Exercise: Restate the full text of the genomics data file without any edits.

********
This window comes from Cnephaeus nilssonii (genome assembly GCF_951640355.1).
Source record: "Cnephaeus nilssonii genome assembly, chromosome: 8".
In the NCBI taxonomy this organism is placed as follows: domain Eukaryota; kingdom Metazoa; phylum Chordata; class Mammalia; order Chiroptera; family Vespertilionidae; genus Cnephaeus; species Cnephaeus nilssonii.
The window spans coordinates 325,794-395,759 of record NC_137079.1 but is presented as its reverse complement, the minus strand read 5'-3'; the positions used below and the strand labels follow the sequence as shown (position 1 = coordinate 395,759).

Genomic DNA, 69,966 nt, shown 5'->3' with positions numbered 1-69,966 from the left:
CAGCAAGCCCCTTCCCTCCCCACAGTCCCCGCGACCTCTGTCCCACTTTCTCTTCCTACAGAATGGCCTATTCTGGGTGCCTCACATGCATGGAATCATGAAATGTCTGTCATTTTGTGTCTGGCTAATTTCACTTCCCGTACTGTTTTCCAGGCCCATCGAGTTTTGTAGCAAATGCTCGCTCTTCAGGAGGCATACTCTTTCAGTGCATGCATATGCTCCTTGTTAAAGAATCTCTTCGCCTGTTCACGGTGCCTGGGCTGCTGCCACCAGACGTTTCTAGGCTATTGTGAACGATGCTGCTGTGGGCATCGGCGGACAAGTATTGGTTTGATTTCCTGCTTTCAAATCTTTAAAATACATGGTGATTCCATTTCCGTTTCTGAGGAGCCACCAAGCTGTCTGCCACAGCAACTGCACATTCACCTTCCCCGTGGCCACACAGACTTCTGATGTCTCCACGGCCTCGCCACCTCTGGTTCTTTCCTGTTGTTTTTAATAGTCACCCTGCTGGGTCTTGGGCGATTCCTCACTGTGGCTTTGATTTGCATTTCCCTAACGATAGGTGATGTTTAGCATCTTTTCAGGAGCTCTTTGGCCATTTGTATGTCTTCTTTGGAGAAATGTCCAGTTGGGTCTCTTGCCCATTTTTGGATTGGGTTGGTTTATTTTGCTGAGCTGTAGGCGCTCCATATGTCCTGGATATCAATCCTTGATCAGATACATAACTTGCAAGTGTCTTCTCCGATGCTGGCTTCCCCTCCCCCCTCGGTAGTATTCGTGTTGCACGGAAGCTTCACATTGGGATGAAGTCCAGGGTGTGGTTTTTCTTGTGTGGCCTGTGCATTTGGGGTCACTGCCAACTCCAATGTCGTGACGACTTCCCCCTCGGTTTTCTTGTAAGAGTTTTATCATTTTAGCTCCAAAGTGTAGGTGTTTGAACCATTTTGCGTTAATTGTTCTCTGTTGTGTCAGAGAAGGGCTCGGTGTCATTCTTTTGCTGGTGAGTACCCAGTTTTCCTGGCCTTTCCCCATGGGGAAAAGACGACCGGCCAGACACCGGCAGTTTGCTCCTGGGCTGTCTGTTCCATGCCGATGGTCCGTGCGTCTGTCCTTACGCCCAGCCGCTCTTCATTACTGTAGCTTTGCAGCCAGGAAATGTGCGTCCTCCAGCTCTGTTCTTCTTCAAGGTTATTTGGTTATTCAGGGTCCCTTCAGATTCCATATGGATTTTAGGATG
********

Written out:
This window comes from Cnephaeus nilssonii (genome assembly GCF_951640355.1).
Source record: "Cnephaeus nilssonii genome assembly, chromosome: 8".
In the NCBI taxonomy this organism is placed as follows: domain Eukaryota; kingdom Metazoa; phylum Chordata; class Mammalia; order Chiroptera; family Vespertilionidae; genus Cnephaeus; species Cnephaeus nilssonii.
The window spans coordinates 325,794-395,759 of record NC_137079.1 but is presented as its reverse complement, the minus strand read 5'-3'; the positions used below and the strand labels follow the sequence as shown (position 1 = coordinate 395,759).

Genomic DNA, 69,966 nt, shown 5'->3' with positions numbered 1-69,966 from the left:
CAGCAAGCCCCTTCCCTCCCCACAGTCCCCGCGACCTCTGTCCCACTTTCTCTTCCTACAGAATGGCCTATTCTGGGTGCCTCACATGCATGGAATCATGAAATGTCTGTCATTTTGTGTCTGGCTAATTTCACTTCCCGTACTGTTTTCCAGGCCCATCGAGTTTTGTAGCAAATGCTCGCTCTTCAGGAGGCATACTCTTTCAGTGCATGCATATGCTCCTTGTTAAAGAATCTCTTCGCCTGTTCACGGTGCCTGGGCTGCTGCCACCAGACGTTTCTAGGCTATTGTGAACGATGCTGCTGTGGGCATCGGCGGACAAGTATTGGTTTGATTTCCTGCTTTCAAATCTTTAAAATACATGGTGATTCCATTTCCGTTTCTGAGGAGCCACCAAGCTGTCTGCCACAGCAACTGCACATTCACCTTCCCCGTGGCCACACAGACTTCTGATGTCTCCACGGCCTCGCCACCTCTGGTTCTTTCCTGTTGTTTTTAATAGTCACCCTGCTGGGTCTTGGGCGATTCCTCACTGTGGCTTTGATTTGCATTTCCCTAACGATAGGTGATGTTTAGCATCTTTTCAGGAGCTCTTTGGCCATTTGTATGTCTTCTTTGGAGAAATGTCCAGTTGGGTCTCTTGCCCATTTTTGGATTGGGTTGGTTTATTTTGCTGAGCTGTAGGCGCTCCATATGTCCTGGATATCAATCCTTGATCAGATACATAACTTGCAAGTGTCTTCTCCGATGCTGGCTTCCCCTCCCCCCTCGGTAGTATTCGTGTTGCACGGAAGCTTCACATTGGGATGAAGTCCAGGGTGTGGTTTTTCTTGTGTGGCCTGTGCATTTGGGGTCACTGCCAACTCCAATGTCGTGACGACTTCCCCCTCGGTTTTCTTGTAAGAGTTTTATCATTTTAGCTCCAAAGTGTAGGTGTTTGAACCATTTTGCGTTAATTGTTCTCTGTTGTGTCAGAGAAGGGCTCGGTGTCATTCTTTTGCTGGTGAGTACCCAGTTTTCCTGGCCTTTCCCCATGGGGAAAAGACGACCGGCCAGACACCGGCAGTTTGCTCCTGGGCTGTCTGTTCCATGCCGATGGTCCGTGCGTCTGTCCTTACGCCCAGCCGCTCTTCATTACTGTAGCTTTGCAGCCAGGAAATGTGCGTCCTCCAGCTCTGTTCTTCTTCAAGGTTATTTGGTTATTCAGGGTCCCTTCAGATTCCATATGGATTTTAGGATG